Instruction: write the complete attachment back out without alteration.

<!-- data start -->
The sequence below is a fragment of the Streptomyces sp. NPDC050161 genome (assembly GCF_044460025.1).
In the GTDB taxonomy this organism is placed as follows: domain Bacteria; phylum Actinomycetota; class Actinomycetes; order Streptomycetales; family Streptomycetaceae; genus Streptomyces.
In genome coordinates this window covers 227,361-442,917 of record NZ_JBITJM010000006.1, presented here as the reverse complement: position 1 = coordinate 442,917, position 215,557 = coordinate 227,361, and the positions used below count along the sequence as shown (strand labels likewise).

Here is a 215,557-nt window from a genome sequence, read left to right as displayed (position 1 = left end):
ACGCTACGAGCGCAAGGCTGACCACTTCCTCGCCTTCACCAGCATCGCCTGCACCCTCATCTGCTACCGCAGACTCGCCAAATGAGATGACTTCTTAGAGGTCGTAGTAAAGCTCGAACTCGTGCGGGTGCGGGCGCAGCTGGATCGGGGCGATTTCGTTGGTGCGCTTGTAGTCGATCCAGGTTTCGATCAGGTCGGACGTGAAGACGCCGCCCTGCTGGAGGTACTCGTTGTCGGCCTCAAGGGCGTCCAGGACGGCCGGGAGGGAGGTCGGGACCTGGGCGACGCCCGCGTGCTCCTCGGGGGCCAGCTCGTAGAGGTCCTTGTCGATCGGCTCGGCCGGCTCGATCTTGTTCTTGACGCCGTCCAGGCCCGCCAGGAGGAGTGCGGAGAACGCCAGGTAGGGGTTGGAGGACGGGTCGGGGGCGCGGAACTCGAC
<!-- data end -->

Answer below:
The sequence below is a fragment of the Streptomyces sp. NPDC050161 genome (assembly GCF_044460025.1).
In the GTDB taxonomy this organism is placed as follows: domain Bacteria; phylum Actinomycetota; class Actinomycetes; order Streptomycetales; family Streptomycetaceae; genus Streptomyces.
In genome coordinates this window covers 227,361-442,917 of record NZ_JBITJM010000006.1, presented here as the reverse complement: position 1 = coordinate 442,917, position 215,557 = coordinate 227,361, and the positions used below count along the sequence as shown (strand labels likewise).

Here is a 215,557-nt window from a genome sequence, read left to right as displayed (position 1 = left end):
ACGCTACGAGCGCAAGGCTGACCACTTCCTCGCCTTCACCAGCATCGCCTGCACCCTCATCTGCTACCGCAGACTCGCCAAATGAGATGACTTCTTAGAGGTCGTAGTAAAGCTCGAACTCGTGCGGGTGCGGGCGCAGCTGGATCGGGGCGATTTCGTTGGTGCGCTTGTAGTCGATCCAGGTTTCGATCAGGTCGGACGTGAAGACGCCGCCCTGCTGGAGGTACTCGTTGTCGGCCTCAAGGGCGTCCAGGACGGCCGGGAGGGAGGTCGGGACCTGGGCGACGCCCGCGTGCTCCTCGGGGGCCAGCTCGTAGAGGTCCTTGTCGATCGGCTCGGCCGGCTCGATCTTGTTCTTGACGCCGTCCAGGCCCGCCAGGAGGAGTGCGGAGAACGCCAGGTAGGGGTTGGAGGACGGGTCGGGGGCGCGGAACTCGAC